The active’s elastomer system was a real highlight for me, and when you’re on the rear of the saddle, it allowed a slight lateral movement (rockin’) of the hips, which made pedaling more efficient and the body more comfortable. Even though the system gave the nice movement from the hips, it never felt squishy or sloppy, and the saddle still offered a stable platform. After many long days and climbs on the saddle, I’ve come to appreciate the active’s damping system, as it made riding much more pleasant on any terrain. I tried out all three of the elastomer inserts (soft, medium, hard), and ended up using the softest one, which provided maximum comfort and lateral movement.

Bottom Line

I really like the SQlab 611 Race and 611 active MTB, and their ergonomic designs make the saddles more comfortable, efficient and easier to spend longer periods of time out riding without numbness or hot spots, especially in the nether regions. Both saddles have the SQlab Step design which has a kick up towards the rear of the saddle, which offers a great platform for you sit bones (aka butt bones). This design distributes body weight in the proper locations, and helps reduce pressure on soft tissue in the perineum area. Their sizing system helps you get on a saddle that fits your sit bone’s width, which isn’t necessarily what body type you have, since thinner people can have a wide sit bones, and larger people might have a narrower one. Once the saddle is tuned to your sit bone width you maximize contact, power, comfort, and control. The active elastomer system was a real winner, and the lateral movement in the hips was noticeable and very welcome, giving more comfort and pedaling efficiency when seated on the rear. I do wish the nose had a tad more padding and width, as I found it too firm for my tastes on some climbs, and although they aren’t heavy, they could go on a diet.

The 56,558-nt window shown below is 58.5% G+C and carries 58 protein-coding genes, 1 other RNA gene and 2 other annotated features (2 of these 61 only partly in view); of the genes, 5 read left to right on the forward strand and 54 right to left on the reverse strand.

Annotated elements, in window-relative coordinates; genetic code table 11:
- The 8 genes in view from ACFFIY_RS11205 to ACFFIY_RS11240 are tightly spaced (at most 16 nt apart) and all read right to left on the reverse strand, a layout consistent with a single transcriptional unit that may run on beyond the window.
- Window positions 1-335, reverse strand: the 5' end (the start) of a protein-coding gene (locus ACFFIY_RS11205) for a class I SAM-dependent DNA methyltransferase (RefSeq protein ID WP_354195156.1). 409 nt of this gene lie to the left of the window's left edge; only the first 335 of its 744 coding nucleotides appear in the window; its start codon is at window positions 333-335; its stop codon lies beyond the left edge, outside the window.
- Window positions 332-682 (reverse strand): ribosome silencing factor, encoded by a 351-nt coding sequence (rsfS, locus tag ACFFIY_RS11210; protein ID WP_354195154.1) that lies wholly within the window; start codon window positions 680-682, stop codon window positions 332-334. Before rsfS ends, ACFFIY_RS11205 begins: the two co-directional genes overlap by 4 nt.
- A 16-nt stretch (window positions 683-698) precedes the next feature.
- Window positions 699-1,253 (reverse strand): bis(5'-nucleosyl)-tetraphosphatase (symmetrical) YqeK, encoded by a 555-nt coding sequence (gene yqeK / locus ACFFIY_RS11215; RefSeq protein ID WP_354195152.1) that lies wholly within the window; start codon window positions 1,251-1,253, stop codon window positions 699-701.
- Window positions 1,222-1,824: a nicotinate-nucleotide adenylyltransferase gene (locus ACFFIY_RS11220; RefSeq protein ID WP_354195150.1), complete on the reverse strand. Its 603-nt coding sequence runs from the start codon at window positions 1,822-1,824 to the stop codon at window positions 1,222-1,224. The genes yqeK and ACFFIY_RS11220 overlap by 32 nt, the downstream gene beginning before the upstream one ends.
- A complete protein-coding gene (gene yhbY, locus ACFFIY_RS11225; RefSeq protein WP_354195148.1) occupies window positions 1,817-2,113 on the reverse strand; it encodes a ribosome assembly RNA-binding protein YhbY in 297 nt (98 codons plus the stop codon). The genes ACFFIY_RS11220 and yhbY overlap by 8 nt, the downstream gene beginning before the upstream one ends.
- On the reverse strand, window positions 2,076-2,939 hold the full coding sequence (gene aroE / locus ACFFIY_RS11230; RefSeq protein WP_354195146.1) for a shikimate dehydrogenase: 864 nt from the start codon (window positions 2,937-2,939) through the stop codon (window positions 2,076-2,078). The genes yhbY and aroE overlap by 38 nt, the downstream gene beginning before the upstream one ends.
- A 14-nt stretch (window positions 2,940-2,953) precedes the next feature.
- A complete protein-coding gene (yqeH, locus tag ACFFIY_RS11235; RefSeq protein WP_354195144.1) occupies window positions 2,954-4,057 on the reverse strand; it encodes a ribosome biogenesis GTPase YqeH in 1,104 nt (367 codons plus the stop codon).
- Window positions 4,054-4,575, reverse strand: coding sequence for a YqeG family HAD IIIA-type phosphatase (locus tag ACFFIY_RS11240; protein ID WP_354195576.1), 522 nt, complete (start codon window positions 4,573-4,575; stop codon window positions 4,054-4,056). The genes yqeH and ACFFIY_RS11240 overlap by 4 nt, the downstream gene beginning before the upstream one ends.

Pros
  • Comfortable
  • Active system
  • Stepped design
  • Multiple sizes to fit various sit bone widths
Cons
  • Not a lightweight
  • Needs a tad more padding and width on the nose

MSRP: 611 Race $110 and 611 active MTB $165
Overall Rating: 4 Flamin’ Chili Peppers

Review: SQlab 611 Active and 611 Race Saddles Gallery
1
of
×

SQlab 611 Race

SQlab Race saddle - angled view
×

SQlab Sit Bone Measurement

SQlab shop measurement device to gauge the sit bones width
×

SQlab 611 Active and 611 Race

SQlab Race Series - 611 active on the left and the 611 Race on the right
×

SQlab 611 Active

SQlab active - top and side view of the 611 active
×

SQlab 611 Active System

SQlab 611 Active - showing the active system and its elastomers

Do you own the SQlab 611 Active Saddle? Help us become a better resource and write a review!

(Visited 8,857 times, 1 visits today)
About the author: Brian Mullin

Brian has been part of the Mtbr team since 2007, where he has become an integral member of the review and test staff, specializing in technical articles. He likes to push the limits in all the sports he obsesses in, whether it's mountain biking, whitewater kayaking, extreme skiing, or sport climbing. He takes those same strengths and a good dose of insanity to his reviewing and writing on mountain biking products, creating technical, in-depth and hyperbolic articles. Whenever he's not on the bike, he might be found watching MotoGP racing, otherwise look for him out on extremely technical singletrack.


Related Articles


NOTE: There are two ways to comment on our articles: Facebook or Wordpress. Facebook uses your real name and can be posted on your wall while Wordpress uses our login system. Feel free to use either one.

Facebook Comments:



Leave a Reply

Your email address will not be published. Required fields are marked *

*
*